Quid est Veritas?

More from Sertillanges:

Is it not natural…that the man of vocation should put away and deliberately forget his everyday man; that he should throw off everything of him: his frivolity, his irresponsibility, his shrinking from work, his material ambitions, his proud or sensual desires, the instability of his will or the disordered impatience of his longings, his over-readiness to please and his antipathies, his acrimonious moods and his acceptance of current standards, the whole complicated entanglement of impediments which block the road to the True and hinder its victorious conquest?

I was going to continue on from the previous post’s conclusion, but it struck me as I transcribed Sertillanges’ text that he capitalised ‘True’, and yet of course he was writing in French and would have used vérité.

Why does this matter?

Well the etymology of ‘true’ implies ‘steadfast, solid, firm’, whereas the etymology of vérité appears to imply instead a compact or a bond, a relational basis of trust.  This might be splitting hairs, but the Greek term used in philosophy and apparently in the Gospel is alethea, which has in turn a third implication of being ‘unhidden’ or disclosed.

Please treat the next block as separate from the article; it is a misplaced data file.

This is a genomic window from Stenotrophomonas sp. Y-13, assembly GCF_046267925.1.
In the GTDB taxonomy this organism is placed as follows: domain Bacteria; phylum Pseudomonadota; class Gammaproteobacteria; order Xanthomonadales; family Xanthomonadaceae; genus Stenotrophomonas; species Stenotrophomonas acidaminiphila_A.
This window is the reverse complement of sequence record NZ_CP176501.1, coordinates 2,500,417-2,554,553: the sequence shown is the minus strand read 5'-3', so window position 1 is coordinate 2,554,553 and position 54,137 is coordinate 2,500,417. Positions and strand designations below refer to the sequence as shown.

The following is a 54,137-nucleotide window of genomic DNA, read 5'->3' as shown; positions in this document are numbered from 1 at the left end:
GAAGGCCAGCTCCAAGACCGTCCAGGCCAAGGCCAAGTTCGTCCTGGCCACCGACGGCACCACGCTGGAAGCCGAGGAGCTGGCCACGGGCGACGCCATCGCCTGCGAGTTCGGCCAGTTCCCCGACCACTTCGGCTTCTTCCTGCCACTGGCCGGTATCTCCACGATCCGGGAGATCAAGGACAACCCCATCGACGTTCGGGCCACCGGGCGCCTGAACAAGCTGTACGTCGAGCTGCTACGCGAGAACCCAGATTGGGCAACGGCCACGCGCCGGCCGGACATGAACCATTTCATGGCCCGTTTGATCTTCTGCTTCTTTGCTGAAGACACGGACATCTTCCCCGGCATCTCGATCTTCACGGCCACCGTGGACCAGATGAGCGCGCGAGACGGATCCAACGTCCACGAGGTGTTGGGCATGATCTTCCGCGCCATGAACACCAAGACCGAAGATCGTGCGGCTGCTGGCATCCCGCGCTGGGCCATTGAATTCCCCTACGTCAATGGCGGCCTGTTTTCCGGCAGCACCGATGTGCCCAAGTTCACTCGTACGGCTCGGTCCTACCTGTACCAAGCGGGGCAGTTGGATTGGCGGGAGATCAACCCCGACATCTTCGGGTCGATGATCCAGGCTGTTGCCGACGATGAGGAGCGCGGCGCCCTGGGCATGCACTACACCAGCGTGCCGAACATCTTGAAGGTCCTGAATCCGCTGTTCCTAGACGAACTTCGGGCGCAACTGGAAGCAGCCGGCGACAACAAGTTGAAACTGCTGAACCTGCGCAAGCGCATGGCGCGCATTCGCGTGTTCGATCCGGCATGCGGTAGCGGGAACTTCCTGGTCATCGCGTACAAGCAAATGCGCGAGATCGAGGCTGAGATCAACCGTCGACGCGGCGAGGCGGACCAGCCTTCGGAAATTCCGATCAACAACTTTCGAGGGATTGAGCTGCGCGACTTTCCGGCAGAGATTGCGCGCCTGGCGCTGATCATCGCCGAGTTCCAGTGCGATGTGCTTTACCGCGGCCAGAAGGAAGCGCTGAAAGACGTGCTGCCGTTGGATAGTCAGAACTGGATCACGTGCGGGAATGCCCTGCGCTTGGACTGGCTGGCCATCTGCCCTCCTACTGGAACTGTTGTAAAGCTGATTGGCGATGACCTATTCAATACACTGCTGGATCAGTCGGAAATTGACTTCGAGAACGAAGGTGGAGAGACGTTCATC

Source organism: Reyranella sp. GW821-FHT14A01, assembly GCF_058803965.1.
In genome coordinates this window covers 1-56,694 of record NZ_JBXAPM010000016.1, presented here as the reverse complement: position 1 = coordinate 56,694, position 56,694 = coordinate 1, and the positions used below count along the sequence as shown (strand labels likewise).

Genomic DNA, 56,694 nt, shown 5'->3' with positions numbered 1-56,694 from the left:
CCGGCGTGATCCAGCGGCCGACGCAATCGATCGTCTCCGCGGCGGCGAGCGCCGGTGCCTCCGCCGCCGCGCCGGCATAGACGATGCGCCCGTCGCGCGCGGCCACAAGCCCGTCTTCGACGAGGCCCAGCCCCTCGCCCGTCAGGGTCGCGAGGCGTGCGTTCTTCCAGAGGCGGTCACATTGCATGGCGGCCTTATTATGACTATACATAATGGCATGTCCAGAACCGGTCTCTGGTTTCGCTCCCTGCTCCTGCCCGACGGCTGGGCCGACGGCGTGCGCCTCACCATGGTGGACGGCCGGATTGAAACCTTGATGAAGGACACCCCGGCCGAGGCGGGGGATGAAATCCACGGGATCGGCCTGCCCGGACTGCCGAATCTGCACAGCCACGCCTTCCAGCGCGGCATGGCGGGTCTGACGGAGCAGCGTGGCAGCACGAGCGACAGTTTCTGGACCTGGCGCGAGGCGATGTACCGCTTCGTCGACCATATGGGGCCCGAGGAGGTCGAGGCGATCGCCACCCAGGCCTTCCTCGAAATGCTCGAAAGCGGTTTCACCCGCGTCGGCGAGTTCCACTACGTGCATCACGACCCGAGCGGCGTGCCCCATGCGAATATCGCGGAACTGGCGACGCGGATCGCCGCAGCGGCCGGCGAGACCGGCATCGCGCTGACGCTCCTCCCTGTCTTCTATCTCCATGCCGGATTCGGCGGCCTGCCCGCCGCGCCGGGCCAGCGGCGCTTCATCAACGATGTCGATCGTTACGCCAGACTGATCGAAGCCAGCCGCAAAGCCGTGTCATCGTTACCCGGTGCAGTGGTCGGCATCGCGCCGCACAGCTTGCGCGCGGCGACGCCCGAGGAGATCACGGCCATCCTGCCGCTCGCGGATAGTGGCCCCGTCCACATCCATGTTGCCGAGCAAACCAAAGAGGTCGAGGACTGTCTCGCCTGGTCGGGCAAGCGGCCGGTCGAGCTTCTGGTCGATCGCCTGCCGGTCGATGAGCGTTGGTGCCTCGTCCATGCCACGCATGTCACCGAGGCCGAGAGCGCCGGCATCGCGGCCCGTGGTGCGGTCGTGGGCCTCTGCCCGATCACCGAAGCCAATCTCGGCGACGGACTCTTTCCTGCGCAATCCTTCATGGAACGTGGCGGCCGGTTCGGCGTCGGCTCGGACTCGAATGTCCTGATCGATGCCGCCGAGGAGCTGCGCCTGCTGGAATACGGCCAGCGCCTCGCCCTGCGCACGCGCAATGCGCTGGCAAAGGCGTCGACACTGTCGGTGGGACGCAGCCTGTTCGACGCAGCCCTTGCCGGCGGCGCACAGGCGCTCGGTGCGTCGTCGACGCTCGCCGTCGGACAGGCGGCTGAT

I have a tentative theory that these kinds of etymological peculiarities are significant even if we do not fully understand them explicitly or in everyday language.

That is: there are subtle differences between truth, vérité, and alethea, which alter how we conceive of the object behind the word.

What is truth like? Is it like a solid, firm, steadfast object, or a deep and trustworthy bond, or is it a disclosure, a remembering, something entirely unhidden?

When Christ says “God is a Spirit: and they that worship him must worship him in spirit and in truth” I think it does make a difference to understand truth as alethea.

These different etymologies all point to the same thing, and the differences are minor. Still, I think the weight of English leaves us with a sense of ‘the truth’ as something solid, untarnished, but very much an object out there in the world, waiting to be discovered.

For me alethea denotes something more immanent, a state of knowing and of recognition yet to be attained. It is, after all, a supposedly a negative, with the prefix a- making it not concealed, not hidden. Truth is something we dis-cover, and it therefore implies also an element of subjectivity…not relativity, but the existence of a knowing subject to whom the reality is no longer concealed.




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